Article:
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The Golden Child

By RockWord All Rights Reserved ©

Humor / Adventure

Blurb

A golden trail leads Cabar, the Mighty Cabbage, on a wild journey to find its twin on the primitive planet Earth. When Cabar gets there, not only are the carpets cheap and the humans magnificent and terrifying, but also everything is totally messed up. The entire planet is in peril, the twin is living a human life and there is this amazing, indestructible Golden Child who everyone throws bricks at for fun. Somehow, Cabar has to sort it all out. And it WON'T be easy. This is the first of the Mighty Cabbage's adventures in its quest to find the legendary Star Seed.

CHAPTER ONE – A Golden Moment

“Next please!”

The door flew in. The room darkened. Before Dr Ian Millwell could even speak, the two creatures had him surrounded. They looked female and in many ways human. The doctor peered quickly at his appointment screen. His heart rattled. “Ah, Mrs Royd, and hello again, Aster.”

“I want to return this!” Mrs Royd was pointing at her daughter. “She’s faulty.” Mrs Royd was a giant. Seven feet tall at least, with another foot of metallic hair sticking up like confused aerials. She sat down at the desk and the chair whimpered.

“We talked about Aster just last week. Do you remember, Mrs Royd?” the doctor said. His eyes looked with kind fascination upon Aster, a nine-year-old, six foot two, wider than a doorway and rippling with muscles like a beefy wrestler. The floor creaked in unhappy agreement.

“She did it again!” continued Mrs Royd. “You told me to come back if she did it again. And she did did it again, didn’t you, Mrs Show-Off?” She prodded Aster, who took a quick step back. A cabinet rocked. A window splintered. The world moved out of the way. Aster’s face was a thunderstorm of embarrassment.

The doctor flicked through notes on the screen. “You mean the glowing episode?” He scratched his greying beard and a new wrinkle appeared around his smiling eyes. Whatever next was this town going to throw at him?

“Yes, Mrs Tablet-Teeth! We were at Plappbridge supermarket buying some gravel for tea and she wandered off and bumped into this big metal column thing. The whole roof fell down on her! What a mess! She should be dead! But no, not her; she just started glowing gold again and next minute she’s up, as if nothing’s happened!” She tutted and shook her pumpkin head in disappointment. “Obviously not human! I’m very, very dissatisfied. I want my money back! I’ll have a refund on her and get a proper kid, if you don’t mind. (But not a smelly one, or one that moans. Phone the hospital, they’ll tell you what’s in stock.) I’ve got that birth-certificate-receipt-thing some where…” Mrs Royd rummaged in her pockets and pulled out a crushed toilet roll. “Oh that’s where that went!”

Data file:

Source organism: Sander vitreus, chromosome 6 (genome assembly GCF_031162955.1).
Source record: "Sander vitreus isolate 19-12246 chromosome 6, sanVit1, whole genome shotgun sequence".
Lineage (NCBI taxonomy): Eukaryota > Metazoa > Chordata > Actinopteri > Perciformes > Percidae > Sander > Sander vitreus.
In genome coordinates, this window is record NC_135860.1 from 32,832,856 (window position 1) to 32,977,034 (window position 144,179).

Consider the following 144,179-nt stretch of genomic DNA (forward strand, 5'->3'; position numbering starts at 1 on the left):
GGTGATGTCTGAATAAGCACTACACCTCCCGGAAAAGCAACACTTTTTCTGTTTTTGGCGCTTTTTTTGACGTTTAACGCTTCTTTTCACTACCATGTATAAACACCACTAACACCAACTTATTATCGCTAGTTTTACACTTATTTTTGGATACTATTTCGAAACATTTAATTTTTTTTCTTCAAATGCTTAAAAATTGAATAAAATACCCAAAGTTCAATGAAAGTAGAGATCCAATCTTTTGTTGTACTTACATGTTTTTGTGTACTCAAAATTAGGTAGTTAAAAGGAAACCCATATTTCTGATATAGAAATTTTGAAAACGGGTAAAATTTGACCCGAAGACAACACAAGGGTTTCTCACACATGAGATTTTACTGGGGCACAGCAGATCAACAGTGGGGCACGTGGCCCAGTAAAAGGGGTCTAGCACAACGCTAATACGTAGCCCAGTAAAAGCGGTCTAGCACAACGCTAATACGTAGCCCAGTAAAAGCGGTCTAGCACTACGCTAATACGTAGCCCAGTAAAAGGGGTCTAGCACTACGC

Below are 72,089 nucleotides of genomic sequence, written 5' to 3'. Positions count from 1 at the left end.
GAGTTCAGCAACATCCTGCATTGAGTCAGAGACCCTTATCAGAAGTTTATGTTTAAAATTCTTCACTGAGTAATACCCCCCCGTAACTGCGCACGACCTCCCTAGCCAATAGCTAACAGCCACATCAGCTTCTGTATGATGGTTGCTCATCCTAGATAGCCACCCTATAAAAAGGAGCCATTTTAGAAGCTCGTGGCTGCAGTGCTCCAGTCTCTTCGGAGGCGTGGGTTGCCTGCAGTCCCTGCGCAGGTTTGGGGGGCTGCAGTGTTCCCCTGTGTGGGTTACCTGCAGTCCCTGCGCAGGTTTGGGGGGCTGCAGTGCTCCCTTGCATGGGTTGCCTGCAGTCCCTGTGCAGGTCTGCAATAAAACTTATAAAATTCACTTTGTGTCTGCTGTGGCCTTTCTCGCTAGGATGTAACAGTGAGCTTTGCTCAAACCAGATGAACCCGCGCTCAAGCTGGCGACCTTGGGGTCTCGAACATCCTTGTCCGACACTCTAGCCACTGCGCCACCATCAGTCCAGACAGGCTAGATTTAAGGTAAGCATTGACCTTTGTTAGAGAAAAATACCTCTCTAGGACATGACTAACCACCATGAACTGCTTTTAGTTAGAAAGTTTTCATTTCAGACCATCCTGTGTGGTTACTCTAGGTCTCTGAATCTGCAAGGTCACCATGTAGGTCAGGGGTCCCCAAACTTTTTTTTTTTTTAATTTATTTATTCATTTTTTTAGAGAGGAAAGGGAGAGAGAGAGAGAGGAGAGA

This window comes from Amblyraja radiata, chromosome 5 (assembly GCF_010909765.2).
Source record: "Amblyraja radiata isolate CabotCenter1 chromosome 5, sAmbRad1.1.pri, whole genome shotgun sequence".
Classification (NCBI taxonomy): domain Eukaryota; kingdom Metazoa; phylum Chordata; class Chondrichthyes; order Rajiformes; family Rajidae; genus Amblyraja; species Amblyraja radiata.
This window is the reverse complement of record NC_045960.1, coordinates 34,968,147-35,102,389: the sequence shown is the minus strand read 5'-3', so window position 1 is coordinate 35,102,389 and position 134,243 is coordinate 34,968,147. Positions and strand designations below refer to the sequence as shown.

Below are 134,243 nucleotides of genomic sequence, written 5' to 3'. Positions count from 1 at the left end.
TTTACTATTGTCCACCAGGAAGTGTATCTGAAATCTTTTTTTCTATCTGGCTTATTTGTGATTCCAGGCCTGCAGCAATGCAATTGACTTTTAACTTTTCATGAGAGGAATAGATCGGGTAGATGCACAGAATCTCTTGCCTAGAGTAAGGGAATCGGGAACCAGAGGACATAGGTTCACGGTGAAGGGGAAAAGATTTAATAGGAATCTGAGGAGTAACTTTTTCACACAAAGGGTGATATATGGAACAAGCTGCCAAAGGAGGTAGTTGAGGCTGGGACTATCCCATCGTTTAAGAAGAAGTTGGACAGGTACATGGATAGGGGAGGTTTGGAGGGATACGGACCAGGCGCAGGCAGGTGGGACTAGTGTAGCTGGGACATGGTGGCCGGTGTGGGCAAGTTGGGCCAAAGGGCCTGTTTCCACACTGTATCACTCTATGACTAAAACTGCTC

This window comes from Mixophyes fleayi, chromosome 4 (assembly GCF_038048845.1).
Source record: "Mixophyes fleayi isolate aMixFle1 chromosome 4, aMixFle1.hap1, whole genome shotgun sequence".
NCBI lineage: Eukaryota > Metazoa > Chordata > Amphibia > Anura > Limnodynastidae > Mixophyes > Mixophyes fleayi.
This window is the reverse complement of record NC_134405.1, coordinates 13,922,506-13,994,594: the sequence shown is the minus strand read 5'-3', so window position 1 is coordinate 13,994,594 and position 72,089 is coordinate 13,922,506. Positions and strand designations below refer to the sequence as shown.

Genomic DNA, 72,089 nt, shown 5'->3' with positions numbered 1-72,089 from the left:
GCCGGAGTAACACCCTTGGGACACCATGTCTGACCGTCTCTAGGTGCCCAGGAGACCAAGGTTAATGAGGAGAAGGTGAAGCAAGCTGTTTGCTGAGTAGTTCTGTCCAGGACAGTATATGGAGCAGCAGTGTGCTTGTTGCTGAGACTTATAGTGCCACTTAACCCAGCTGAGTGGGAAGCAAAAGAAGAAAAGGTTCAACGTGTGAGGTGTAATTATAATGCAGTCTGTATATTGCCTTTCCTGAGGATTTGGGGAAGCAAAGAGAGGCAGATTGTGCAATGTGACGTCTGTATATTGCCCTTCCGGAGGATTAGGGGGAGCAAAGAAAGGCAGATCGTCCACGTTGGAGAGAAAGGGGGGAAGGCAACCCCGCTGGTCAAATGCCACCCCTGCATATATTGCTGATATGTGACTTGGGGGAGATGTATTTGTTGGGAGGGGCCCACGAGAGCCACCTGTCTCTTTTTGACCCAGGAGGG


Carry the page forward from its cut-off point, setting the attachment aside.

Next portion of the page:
“As I explained before, Mrs Royd,” Doctor Millwell said with a withering smile, “there’s nothing I can do about your, erm... very unique daughter.”

“Look, I’ll prove it!” Mrs Royd shouted. She grabbed a wooden box from the desk and threw it at Aster’s head. The box bounced off, but Aster barely flinched. A golden glow surrounded her and filled the room, fading gently.

Calmness drifted over the doctor like a fragrant summer breeze. He wanted to stay there, but he was suddenly back in the room with an agitated mother and a phased daughter.

He pulled himself out of his chair and went over to Aster. “Are you alright? What did that feel like, when you were... glowing?” There wasn’t even a mark where the heavy box had struck her.

“It tickled a bit,” Aster said with a shrug. “I liked it!” She almost giggled. “Do you want a go? The kids at school take it in turns. Richard threw a frying pan at me in cooking and got told off.”

The doctor put the box back on his desk and sat down again. “I really can’t help you, Mrs Royd. If you want my opinion, I think this is a blessing. What else could it be? Aster seems perfectly happy, and it would seem that nothing much can hurt her. Although it might be worth having a chat with the school about the bullying…”

Mrs Royd stood up fully, towering over the doctor, almost knocking the desk over with her own mighty heft. Her hair spiked into the ceiling. She wrenched it out. “You’re a waste of medicine, you are! Can’t you operate on her a bit? Just a few cuts here and there?”

“No. I can’t do that. Your daughter is very special person. I don’t want to change that and neither should you.”

“Well, if you won’t do anything, I will! Come on, you annoying lump!”

The door slammed, the ceiling cracked, at the heart of the galaxy the Star Seed waited for Aster, the Golden Child.